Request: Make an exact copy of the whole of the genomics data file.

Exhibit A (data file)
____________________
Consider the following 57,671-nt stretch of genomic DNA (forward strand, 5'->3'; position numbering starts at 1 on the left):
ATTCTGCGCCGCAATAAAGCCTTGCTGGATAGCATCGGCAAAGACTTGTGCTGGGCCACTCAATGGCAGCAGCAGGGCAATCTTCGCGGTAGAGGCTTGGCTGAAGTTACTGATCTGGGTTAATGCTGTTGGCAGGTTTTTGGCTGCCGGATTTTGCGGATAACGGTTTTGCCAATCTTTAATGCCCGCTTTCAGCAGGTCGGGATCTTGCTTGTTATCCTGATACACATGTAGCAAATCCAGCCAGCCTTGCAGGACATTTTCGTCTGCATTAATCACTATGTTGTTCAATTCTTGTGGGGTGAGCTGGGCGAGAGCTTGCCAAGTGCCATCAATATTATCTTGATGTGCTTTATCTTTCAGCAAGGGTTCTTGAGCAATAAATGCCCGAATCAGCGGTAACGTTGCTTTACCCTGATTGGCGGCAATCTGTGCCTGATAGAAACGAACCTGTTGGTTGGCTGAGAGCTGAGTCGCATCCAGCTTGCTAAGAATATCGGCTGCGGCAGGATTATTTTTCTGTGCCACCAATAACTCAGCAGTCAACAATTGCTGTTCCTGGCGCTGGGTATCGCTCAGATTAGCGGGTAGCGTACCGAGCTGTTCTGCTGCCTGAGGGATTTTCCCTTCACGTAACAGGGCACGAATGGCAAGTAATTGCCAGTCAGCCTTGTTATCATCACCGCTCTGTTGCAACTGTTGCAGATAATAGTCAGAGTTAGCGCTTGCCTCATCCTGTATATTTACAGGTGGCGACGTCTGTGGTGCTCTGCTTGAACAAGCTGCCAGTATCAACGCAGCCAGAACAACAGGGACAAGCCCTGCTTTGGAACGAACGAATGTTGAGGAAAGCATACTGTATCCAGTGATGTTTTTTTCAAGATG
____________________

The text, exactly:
Consider the following 57,671-nt stretch of genomic DNA (forward strand, 5'->3'; position numbering starts at 1 on the left):
ATTCTGCGCCGCAATAAAGCCTTGCTGGATAGCATCGGCAAAGACTTGTGCTGGGCCACTCAATGGCAGCAGCAGGGCAATCTTCGCGGTAGAGGCTTGGCTGAAGTTACTGATCTGGGTTAATGCTGTTGGCAGGTTTTTGGCTGCCGGATTTTGCGGATAACGGTTTTGCCAATCTTTAATGCCCGCTTTCAGCAGGTCGGGATCTTGCTTGTTATCCTGATACACATGTAGCAAATCCAGCCAGCCTTGCAGGACATTTTCGTCTGCATTAATCACTATGTTGTTCAATTCTTGTGGGGTGAGCTGGGCGAGAGCTTGCCAAGTGCCATCAATATTATCTTGATGTGCTTTATCTTTCAGCAAGGGTTCTTGAGCAATAAATGCCCGAATCAGCGGTAACGTTGCTTTACCCTGATTGGCGGCAATCTGTGCCTGATAGAAACGAACCTGTTGGTTGGCTGAGAGCTGAGTCGCATCCAGCTTGCTAAGAATATCGGCTGCGGCAGGATTATTTTTCTGTGCCACCAATAACTCAGCAGTCAACAATTGCTGTTCCTGGCGCTGGGTATCGCTCAGATTAGCGGGTAGCGTACCGAGCTGTTCTGCTGCCTGAGGGATTTTCCCTTCACGTAACAGGGCACGAATGGCAAGTAATTGCCAGTCAGCCTTGTTATCATCACCGCTCTGTTGCAACTGTTGCAGATAATAGTCAGAGTTAGCGCTTGCCTCATCCTGTATATTTACAGGTGGCGACGTCTGTGGTGCTCTGCTTGAACAAGCTGCCAGTATCAACGCAGCCAGAACAACAGGGACAAGCCCTGCTTTGGAACGAACGAATGTTGAGGAAAGCATACTGTATCCAGTGATGTTTTTTTCAAGATG